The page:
The prognosis of glioblastoma (grade IV glioma), the most aggressive primary brain cancer, has remained relatively unchanged in the last two decades. Cancer immunotherapy has emerged as a viable treatment strategy for many aggressive solid tumors. Unfortunately, the immune-suppressive environment of glioblastoma has resulted in low patient response rates to cancer immunotherapies. This study aims to apply genomic tools to understand the basic mechanisms that drive immune suppression in glioblastoma. Overall, the research groups aims for a description of tumor-immune cell crosstalk in glioblastoma that will aid the design of therapeutic strategies based on the unique tumor-immune interactions of the disease.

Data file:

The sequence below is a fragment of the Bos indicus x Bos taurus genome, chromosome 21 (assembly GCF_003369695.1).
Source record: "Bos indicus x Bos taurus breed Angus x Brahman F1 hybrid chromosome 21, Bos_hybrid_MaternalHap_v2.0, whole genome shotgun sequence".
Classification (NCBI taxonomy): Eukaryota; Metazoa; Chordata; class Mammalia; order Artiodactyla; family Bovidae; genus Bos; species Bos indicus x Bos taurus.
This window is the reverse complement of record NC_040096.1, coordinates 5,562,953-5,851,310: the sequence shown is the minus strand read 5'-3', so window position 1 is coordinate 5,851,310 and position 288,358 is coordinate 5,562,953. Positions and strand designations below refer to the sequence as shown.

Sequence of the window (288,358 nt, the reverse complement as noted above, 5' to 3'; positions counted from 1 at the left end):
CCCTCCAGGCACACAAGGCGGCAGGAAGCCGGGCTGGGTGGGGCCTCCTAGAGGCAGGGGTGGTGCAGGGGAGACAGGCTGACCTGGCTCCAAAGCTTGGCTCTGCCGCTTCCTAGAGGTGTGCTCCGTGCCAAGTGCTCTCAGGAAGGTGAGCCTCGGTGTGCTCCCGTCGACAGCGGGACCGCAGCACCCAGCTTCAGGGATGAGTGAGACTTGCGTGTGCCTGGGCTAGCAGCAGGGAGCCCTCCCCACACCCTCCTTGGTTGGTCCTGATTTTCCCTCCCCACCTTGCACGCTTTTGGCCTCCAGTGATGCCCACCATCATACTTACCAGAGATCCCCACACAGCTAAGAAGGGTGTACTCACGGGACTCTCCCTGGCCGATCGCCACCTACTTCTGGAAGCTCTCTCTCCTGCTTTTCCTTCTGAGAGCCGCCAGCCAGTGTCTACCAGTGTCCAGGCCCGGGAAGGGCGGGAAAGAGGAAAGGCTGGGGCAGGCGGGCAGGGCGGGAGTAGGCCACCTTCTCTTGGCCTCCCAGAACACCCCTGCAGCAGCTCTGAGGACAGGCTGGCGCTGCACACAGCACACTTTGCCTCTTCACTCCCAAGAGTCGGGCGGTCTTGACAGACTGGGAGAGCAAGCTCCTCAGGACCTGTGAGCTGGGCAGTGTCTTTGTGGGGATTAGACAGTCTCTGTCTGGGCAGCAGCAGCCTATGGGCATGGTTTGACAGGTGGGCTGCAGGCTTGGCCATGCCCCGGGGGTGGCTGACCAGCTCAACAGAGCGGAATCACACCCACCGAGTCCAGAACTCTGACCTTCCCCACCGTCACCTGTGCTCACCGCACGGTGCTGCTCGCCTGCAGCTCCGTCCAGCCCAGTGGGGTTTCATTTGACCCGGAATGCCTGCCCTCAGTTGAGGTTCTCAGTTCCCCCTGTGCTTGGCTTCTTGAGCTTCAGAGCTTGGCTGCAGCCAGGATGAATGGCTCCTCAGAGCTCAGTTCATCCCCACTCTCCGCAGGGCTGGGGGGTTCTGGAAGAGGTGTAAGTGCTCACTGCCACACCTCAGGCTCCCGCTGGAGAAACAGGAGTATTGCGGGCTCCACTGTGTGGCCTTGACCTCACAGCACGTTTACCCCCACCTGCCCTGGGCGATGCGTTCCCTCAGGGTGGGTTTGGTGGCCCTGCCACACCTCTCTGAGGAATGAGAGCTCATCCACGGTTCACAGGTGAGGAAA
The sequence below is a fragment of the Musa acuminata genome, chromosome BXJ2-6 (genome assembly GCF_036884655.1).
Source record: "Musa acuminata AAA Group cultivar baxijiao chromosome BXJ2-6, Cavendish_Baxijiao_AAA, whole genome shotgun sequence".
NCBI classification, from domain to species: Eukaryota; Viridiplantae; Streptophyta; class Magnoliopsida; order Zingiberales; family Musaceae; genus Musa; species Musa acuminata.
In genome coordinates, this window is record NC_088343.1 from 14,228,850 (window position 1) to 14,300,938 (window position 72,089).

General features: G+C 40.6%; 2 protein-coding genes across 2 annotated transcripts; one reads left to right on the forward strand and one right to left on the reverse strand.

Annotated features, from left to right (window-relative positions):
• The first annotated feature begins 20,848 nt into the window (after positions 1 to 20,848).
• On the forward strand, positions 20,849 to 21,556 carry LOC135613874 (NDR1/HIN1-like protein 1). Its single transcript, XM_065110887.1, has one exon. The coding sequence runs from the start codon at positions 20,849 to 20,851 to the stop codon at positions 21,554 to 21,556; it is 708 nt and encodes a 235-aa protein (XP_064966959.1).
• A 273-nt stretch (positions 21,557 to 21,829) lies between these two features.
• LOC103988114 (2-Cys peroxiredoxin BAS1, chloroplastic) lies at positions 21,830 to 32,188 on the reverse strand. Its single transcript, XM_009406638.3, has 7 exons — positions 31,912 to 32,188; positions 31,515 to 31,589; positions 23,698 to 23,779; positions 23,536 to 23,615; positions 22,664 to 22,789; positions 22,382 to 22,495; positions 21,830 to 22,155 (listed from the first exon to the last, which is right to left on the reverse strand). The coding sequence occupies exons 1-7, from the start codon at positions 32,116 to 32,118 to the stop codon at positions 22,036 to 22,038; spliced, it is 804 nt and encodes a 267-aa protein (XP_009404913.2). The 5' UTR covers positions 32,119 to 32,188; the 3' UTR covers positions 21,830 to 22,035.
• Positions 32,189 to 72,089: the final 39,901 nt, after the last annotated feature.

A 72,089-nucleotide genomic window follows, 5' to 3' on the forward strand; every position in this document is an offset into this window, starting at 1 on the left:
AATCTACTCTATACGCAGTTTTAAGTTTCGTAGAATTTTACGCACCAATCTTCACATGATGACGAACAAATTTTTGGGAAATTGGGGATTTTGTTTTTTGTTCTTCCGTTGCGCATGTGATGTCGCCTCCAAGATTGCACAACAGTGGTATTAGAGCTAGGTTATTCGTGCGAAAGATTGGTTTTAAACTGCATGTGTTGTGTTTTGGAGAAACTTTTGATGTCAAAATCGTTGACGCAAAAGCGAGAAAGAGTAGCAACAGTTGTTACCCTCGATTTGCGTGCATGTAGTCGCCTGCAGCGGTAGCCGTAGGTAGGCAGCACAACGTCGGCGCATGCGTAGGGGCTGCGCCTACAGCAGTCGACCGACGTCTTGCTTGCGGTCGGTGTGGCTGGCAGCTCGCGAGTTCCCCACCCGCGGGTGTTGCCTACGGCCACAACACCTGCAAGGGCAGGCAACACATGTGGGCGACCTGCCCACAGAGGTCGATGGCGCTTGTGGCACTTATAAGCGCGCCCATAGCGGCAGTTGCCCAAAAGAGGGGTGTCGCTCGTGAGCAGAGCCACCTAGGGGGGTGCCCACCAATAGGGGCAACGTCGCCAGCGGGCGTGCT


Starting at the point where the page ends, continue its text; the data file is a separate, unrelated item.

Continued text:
Learn more about Professor McFaline-Figueroa here and on LinkedIn.
This project was funded through the Office of the Provost Grants Program for Junior Faculty who Contribute to the Diversity Goals of the University.